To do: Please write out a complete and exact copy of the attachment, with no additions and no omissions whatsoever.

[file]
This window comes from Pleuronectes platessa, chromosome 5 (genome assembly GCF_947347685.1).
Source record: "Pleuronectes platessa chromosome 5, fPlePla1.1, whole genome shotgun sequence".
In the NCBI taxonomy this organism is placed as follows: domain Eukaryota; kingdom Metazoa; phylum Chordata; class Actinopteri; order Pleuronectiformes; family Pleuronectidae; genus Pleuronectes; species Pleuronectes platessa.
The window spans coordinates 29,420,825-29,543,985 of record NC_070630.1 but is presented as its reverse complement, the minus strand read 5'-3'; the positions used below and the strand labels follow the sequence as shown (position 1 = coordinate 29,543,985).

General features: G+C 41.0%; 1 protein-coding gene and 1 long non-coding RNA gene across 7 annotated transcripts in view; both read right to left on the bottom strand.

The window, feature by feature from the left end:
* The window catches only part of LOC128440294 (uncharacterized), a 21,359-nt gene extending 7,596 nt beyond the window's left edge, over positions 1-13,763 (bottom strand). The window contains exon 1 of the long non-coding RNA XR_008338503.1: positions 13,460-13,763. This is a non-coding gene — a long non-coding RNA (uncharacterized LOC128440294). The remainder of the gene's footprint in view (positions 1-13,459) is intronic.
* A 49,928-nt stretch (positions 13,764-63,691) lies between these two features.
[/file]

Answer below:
This window comes from Pleuronectes platessa, chromosome 5 (genome assembly GCF_947347685.1).
Source record: "Pleuronectes platessa chromosome 5, fPlePla1.1, whole genome shotgun sequence".
In the NCBI taxonomy this organism is placed as follows: domain Eukaryota; kingdom Metazoa; phylum Chordata; class Actinopteri; order Pleuronectiformes; family Pleuronectidae; genus Pleuronectes; species Pleuronectes platessa.
The window spans coordinates 29,420,825-29,543,985 of record NC_070630.1 but is presented as its reverse complement, the minus strand read 5'-3'; the positions used below and the strand labels follow the sequence as shown (position 1 = coordinate 29,543,985).

General features: G+C 41.0%; 1 protein-coding gene and 1 long non-coding RNA gene across 7 annotated transcripts in view; both read right to left on the bottom strand.

The window, feature by feature from the left end:
* The window catches only part of LOC128440294 (uncharacterized), a 21,359-nt gene extending 7,596 nt beyond the window's left edge, over positions 1-13,763 (bottom strand). The window contains exon 1 of the long non-coding RNA XR_008338503.1: positions 13,460-13,763. This is a non-coding gene — a long non-coding RNA (uncharacterized LOC128440294). The remainder of the gene's footprint in view (positions 1-13,459) is intronic.
* A 49,928-nt stretch (positions 13,764-63,691) lies between these two features.